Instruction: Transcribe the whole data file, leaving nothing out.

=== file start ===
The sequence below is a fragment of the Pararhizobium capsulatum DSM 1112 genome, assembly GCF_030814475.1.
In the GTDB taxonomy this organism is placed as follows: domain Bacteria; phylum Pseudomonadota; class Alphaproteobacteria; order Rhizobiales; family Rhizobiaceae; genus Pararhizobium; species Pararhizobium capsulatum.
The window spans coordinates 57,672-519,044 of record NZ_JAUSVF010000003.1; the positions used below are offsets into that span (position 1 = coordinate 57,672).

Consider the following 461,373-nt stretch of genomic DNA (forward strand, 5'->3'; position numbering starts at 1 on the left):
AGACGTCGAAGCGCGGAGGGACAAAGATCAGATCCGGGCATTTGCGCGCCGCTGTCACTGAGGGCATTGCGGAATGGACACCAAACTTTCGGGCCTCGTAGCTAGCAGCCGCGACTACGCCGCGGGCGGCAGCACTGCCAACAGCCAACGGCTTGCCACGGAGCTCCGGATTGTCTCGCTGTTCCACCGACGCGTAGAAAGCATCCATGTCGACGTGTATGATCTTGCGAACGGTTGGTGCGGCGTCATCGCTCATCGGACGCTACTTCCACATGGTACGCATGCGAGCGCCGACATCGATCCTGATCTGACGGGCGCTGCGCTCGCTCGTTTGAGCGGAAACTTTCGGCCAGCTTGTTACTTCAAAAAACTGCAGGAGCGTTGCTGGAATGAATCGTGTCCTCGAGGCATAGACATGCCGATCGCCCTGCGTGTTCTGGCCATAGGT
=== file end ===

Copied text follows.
The sequence below is a fragment of the Pararhizobium capsulatum DSM 1112 genome, assembly GCF_030814475.1.
In the GTDB taxonomy this organism is placed as follows: domain Bacteria; phylum Pseudomonadota; class Alphaproteobacteria; order Rhizobiales; family Rhizobiaceae; genus Pararhizobium; species Pararhizobium capsulatum.
The window spans coordinates 57,672-519,044 of record NZ_JAUSVF010000003.1; the positions used below are offsets into that span (position 1 = coordinate 57,672).

Consider the following 461,373-nt stretch of genomic DNA (forward strand, 5'->3'; position numbering starts at 1 on the left):
AGACGTCGAAGCGCGGAGGGACAAAGATCAGATCCGGGCATTTGCGCGCCGCTGTCACTGAGGGCATTGCGGAATGGACACCAAACTTTCGGGCCTCGTAGCTAGCAGCCGCGACTACGCCGCGGGCGGCAGCACTGCCAACAGCCAACGGCTTGCCACGGAGCTCCGGATTGTCTCGCTGTTCCACCGACGCGTAGAAAGCATCCATGTCGACGTGTATGATCTTGCGAACGGTTGGTGCGGCGTCATCGCTCATCGGACGCTACTTCCACATGGTACGCATGCGAGCGCCGACATCGATCCTGATCTGACGGGCGCTGCGCTCGCTCGTTTGAGCGGAAACTTTCGGCCAGCTTGTTACTTCAAAAAACTGCAGGAGCGTTGCTGGAATGAATCGTGTCCTCGAGGCATAGACATGCCGATCGCCCTGCGTGTTCTGGCCATAGGT